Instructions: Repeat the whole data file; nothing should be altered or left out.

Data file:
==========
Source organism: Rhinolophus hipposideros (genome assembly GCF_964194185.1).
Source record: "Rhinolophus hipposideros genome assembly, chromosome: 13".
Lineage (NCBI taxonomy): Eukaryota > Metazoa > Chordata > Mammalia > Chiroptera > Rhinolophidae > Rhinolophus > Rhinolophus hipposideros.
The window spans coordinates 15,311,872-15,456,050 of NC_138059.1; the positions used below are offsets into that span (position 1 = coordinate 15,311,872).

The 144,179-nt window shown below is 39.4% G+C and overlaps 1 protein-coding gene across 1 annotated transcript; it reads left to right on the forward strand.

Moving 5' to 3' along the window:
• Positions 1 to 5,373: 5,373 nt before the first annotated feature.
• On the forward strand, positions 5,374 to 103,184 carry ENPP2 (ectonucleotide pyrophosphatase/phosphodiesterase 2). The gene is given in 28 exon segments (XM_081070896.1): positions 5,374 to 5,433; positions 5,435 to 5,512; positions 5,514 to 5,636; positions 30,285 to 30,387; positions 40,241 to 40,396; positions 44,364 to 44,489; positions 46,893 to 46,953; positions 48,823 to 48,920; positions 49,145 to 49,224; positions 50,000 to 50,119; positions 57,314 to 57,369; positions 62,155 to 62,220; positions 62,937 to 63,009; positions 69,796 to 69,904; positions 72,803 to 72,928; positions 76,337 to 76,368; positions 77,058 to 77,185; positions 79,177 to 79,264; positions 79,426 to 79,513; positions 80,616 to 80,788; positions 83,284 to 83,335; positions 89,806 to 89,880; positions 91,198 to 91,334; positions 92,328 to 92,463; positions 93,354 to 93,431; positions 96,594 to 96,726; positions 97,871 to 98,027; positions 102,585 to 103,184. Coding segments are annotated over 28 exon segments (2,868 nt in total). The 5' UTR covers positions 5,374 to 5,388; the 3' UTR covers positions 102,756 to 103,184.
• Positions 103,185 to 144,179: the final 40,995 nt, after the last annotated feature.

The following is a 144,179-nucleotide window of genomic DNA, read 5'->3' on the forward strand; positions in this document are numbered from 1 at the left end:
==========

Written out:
Source organism: Rhinolophus hipposideros (genome assembly GCF_964194185.1).
Source record: "Rhinolophus hipposideros genome assembly, chromosome: 13".
Lineage (NCBI taxonomy): Eukaryota > Metazoa > Chordata > Mammalia > Chiroptera > Rhinolophidae > Rhinolophus > Rhinolophus hipposideros.
The window spans coordinates 15,311,872-15,456,050 of NC_138059.1; the positions used below are offsets into that span (position 1 = coordinate 15,311,872).

The 144,179-nt window shown below is 39.4% G+C and overlaps 1 protein-coding gene across 1 annotated transcript; it reads left to right on the forward strand.

Moving 5' to 3' along the window:
• Positions 1 to 5,373: 5,373 nt before the first annotated feature.
• On the forward strand, positions 5,374 to 103,184 carry ENPP2 (ectonucleotide pyrophosphatase/phosphodiesterase 2). The gene is given in 28 exon segments (XM_081070896.1): positions 5,374 to 5,433; positions 5,435 to 5,512; positions 5,514 to 5,636; positions 30,285 to 30,387; positions 40,241 to 40,396; positions 44,364 to 44,489; positions 46,893 to 46,953; positions 48,823 to 48,920; positions 49,145 to 49,224; positions 50,000 to 50,119; positions 57,314 to 57,369; positions 62,155 to 62,220; positions 62,937 to 63,009; positions 69,796 to 69,904; positions 72,803 to 72,928; positions 76,337 to 76,368; positions 77,058 to 77,185; positions 79,177 to 79,264; positions 79,426 to 79,513; positions 80,616 to 80,788; positions 83,284 to 83,335; positions 89,806 to 89,880; positions 91,198 to 91,334; positions 92,328 to 92,463; positions 93,354 to 93,431; positions 96,594 to 96,726; positions 97,871 to 98,027; positions 102,585 to 103,184. Coding segments are annotated over 28 exon segments (2,868 nt in total). The 5' UTR covers positions 5,374 to 5,388; the 3' UTR covers positions 102,756 to 103,184.
• Positions 103,185 to 144,179: the final 40,995 nt, after the last annotated feature.

The following is a 144,179-nucleotide window of genomic DNA, read 5'->3' on the forward strand; positions in this document are numbered from 1 at the left end: